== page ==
Celebrating 10 years of Next Up

Hi everyone,

It’s hard to believe that September 2016 will be our ten-year anniversary. We started Next Up in Vancouver in 2006 and nine years later our 534 alumni are making waves across the country.  I’m proud of what we’ve built together and I'm excited for what’s to come.

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Next Up Edmonton Grad was the biggest to date!

Thanks to a fabulous grad committee and volunteers (Julia Dalman, Diane Connors, Aleah Loney), we had an amazing celebratory evening on May 16. The event was held at The Almanac on Whyte Ave, a welcoming, new, cozy venue in Edmonton. Guests included friends and family of the graduating cohort, alumni, Advisory Committee members, funders and supporters, and Next Up presenters. We had 13 leaders graduate this year, presenting each other certificates of completion during a program MC’d by alumni Chris Chang-Yen Phillips. 

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BC Spring Intensive explores community-driven campaigns

Next Up BC's first ever Spring Intensive brought together people from across Nanaimo, Victoria, Surrey, Burnaby, and Vancouver for a dose of Next Up's leadership programming. We explored how social change happens and what individual forces drive us into action. 



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Next Up BC 9 wraps up

labourhistorywalkingtour.jpgAfter seven months of sharing, listening, learning and growing, Next Up Vancouver's ninth run has come to a close. Some of the year's highlights include taking a warm and sunny Labour History Walking Tour with Vancouver District Labour Council president Joey Hartman, exploring connections between hip hop and decolonization with Jerilynn Webster, and learning some self-care tools with the Self Care Project's Christine Boyle and Samantha Cheng.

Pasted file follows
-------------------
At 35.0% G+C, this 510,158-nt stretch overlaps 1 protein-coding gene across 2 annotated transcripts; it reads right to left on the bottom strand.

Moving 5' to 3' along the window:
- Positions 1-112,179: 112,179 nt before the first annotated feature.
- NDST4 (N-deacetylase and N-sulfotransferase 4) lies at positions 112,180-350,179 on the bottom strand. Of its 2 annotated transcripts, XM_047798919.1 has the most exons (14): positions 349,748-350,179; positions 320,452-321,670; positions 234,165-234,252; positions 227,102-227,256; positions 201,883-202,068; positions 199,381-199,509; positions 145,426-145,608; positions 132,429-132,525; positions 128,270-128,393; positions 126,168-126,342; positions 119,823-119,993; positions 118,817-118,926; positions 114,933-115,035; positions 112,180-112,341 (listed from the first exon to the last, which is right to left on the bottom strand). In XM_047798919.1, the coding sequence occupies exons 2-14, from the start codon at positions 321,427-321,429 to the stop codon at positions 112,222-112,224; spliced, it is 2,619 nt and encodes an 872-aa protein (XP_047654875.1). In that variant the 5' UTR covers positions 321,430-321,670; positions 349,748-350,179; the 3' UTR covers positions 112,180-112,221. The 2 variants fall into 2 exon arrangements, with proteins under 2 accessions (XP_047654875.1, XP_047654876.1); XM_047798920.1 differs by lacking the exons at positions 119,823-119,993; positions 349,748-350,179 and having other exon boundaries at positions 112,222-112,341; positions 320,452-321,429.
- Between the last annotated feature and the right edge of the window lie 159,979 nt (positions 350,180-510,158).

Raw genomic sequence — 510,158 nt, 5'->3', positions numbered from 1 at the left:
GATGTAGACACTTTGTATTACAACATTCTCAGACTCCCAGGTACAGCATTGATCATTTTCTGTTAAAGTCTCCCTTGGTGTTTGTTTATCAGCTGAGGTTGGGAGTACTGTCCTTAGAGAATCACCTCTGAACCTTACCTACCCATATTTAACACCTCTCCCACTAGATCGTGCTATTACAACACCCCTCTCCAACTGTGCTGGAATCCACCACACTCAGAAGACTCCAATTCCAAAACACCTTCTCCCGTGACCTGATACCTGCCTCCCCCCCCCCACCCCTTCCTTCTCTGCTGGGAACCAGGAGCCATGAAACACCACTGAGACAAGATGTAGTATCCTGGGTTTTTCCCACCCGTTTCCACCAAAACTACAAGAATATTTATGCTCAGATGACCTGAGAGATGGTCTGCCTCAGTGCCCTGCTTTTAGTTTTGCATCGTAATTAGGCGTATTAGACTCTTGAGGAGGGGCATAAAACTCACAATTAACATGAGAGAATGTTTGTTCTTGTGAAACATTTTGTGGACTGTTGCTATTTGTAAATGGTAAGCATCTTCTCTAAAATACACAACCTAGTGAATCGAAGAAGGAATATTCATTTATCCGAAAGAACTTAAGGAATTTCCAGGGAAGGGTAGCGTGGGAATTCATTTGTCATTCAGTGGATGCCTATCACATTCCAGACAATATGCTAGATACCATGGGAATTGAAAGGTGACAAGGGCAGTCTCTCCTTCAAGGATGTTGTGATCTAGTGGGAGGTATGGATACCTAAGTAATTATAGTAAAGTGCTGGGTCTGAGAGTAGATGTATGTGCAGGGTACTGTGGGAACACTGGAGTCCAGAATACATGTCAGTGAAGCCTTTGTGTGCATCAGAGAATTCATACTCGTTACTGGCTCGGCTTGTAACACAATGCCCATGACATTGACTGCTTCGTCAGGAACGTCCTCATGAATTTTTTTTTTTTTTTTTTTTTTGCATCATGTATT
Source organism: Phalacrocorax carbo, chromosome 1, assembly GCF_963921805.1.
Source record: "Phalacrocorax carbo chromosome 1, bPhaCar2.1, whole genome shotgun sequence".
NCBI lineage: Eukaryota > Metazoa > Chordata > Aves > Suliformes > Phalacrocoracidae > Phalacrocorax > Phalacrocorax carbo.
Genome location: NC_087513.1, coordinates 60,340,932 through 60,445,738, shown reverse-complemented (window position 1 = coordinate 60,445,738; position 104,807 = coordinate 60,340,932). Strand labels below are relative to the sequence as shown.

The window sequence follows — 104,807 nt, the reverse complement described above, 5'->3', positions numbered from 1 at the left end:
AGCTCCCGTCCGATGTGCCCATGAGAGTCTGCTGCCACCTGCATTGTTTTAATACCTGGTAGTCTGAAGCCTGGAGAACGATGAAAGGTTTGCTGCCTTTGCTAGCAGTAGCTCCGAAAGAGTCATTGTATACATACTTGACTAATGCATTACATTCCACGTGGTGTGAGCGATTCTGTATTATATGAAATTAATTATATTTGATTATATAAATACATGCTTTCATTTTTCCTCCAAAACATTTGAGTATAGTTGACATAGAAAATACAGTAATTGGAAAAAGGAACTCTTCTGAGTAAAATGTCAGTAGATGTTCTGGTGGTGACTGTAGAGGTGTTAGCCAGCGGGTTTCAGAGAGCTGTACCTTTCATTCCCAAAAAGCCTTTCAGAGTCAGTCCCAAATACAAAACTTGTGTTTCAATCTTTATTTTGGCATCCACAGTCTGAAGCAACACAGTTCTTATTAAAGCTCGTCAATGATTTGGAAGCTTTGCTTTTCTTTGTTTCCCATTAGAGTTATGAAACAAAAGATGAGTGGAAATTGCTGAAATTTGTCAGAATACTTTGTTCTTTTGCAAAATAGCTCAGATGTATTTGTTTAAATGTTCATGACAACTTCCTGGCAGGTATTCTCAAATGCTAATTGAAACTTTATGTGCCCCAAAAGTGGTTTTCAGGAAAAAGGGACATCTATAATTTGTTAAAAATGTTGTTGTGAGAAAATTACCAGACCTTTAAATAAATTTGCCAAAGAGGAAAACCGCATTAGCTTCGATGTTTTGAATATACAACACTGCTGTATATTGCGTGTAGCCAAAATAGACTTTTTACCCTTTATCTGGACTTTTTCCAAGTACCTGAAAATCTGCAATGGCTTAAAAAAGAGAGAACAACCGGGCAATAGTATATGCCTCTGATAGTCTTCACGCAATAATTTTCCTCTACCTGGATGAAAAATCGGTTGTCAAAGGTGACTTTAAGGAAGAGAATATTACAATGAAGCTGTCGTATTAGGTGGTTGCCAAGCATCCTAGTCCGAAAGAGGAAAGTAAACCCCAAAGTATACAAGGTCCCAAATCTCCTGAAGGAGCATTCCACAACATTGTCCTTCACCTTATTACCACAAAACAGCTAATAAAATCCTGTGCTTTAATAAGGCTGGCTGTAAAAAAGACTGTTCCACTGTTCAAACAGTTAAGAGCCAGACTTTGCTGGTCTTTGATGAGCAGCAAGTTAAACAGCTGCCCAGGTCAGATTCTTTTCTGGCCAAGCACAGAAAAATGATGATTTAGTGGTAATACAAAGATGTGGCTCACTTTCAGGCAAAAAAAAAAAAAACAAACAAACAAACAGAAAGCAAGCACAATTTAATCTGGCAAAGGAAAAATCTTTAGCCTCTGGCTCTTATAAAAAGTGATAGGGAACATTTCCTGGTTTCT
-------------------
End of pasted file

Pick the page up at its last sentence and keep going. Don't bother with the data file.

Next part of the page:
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Next Up Ottawa Celebrates Graduation

As the Next Up Ottawa program comes to a close, we celebrated a fourth round of graduates in the city! 


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Next Up Ottawa Cohort Organizes Community Discussion on the Gendered Impacts of Colonialism

The fourth round of Next Up in Ottawa is coming to a close, and the 16 participants have teamed up to organize an upcoming community discussion. On Saturday, May 7th, the event titled "Solidarity Against Colonialism: Confronting Gendered Violence" features a conversation with Colleen Cardinal.

This comes on the heels of a successful book launch fundraiser in Ottawa.

Book Launch1.jpg

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Next Update (Spring 2016)

Springtime greetings, and welcome to the latest edition of Next Update! We have updates from the six (soon to be seven) cities that our seven-month programs are offered in and news about three new initiatives on offer in 2016. 


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Alberta Climate Leadership Program

Next Up just finished it’s second full weekend session of its’ new Alberta-based Climate Leadership Program. The program began in March and will run for another three full weekends, ending in June 2016. We have 26 participants from 7 communities, reaching from Pincher Creek in the south to Saddle Lake in the North. Thus far we’ve met in Kananaskis Country and the Edmonton Federal Building, and will continue to gather at three more locations in central Alberta. Our participants come from a wide cross section of Albertan society that includes folks from First Nations, labour, education, policy, municipalities, the energy industry and regulators.